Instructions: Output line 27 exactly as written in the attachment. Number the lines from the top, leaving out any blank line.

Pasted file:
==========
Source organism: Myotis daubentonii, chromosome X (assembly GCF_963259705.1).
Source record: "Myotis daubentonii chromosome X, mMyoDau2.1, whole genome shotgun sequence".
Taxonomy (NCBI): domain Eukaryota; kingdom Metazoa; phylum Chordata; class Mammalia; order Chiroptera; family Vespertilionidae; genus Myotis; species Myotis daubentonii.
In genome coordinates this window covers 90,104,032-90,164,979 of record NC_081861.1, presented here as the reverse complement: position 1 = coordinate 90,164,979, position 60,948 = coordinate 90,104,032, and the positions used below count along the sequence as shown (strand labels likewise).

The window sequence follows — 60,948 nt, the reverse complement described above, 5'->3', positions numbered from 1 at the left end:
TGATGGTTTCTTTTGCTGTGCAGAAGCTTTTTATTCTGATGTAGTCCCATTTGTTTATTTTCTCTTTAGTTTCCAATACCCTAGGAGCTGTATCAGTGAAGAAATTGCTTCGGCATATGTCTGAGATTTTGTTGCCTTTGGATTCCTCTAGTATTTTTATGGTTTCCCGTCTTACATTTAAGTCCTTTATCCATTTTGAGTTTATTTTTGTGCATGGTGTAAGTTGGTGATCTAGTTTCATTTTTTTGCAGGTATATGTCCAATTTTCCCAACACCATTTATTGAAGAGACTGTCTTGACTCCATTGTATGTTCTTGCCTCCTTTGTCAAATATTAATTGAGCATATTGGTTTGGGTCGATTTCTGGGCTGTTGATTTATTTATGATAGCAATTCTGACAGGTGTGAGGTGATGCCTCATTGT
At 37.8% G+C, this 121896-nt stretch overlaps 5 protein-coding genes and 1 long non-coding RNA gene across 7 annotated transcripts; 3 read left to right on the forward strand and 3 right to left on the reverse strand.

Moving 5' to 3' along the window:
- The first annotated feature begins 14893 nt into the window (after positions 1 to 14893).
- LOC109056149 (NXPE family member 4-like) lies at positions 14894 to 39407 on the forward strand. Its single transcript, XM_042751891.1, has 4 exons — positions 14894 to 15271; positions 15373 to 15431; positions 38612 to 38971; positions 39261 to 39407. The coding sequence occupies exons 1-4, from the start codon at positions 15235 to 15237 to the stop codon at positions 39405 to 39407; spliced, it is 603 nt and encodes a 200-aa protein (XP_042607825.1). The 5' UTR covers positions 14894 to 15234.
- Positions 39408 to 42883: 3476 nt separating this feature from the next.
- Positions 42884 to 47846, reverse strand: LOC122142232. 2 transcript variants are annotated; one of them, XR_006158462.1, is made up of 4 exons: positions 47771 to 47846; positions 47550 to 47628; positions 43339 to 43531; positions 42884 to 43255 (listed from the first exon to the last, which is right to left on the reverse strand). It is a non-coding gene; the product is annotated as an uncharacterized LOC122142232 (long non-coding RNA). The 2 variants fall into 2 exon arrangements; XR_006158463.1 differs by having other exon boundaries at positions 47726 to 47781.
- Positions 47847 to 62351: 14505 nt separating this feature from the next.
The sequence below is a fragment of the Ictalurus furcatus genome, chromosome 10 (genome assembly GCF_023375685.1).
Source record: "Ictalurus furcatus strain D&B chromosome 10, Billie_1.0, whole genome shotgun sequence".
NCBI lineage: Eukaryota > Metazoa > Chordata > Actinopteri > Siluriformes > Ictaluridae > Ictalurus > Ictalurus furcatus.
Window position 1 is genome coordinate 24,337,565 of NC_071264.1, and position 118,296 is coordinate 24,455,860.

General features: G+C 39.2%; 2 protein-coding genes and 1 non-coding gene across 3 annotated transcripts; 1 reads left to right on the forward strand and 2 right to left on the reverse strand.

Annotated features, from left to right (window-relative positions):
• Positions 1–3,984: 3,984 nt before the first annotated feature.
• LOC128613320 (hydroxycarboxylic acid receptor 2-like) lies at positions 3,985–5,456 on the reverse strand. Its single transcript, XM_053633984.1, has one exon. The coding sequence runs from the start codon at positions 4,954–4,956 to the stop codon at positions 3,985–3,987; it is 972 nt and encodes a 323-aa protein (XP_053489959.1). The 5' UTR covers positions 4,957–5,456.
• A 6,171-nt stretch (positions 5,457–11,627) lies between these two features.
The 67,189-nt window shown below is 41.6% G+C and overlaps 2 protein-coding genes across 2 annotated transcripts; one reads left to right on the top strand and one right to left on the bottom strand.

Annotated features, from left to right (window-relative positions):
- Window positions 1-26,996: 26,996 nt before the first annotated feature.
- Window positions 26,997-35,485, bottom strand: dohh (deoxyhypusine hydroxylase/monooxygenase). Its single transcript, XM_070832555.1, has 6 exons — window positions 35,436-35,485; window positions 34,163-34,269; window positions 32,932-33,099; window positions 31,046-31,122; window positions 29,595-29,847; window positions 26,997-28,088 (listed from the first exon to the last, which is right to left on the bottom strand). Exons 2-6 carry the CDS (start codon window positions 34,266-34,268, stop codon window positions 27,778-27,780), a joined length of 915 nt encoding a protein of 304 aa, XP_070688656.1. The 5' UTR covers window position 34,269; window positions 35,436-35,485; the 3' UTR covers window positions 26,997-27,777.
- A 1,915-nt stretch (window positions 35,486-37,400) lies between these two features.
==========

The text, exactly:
- A 1,915-nt stretch (window positions 35,486-37,400) lies between these two features.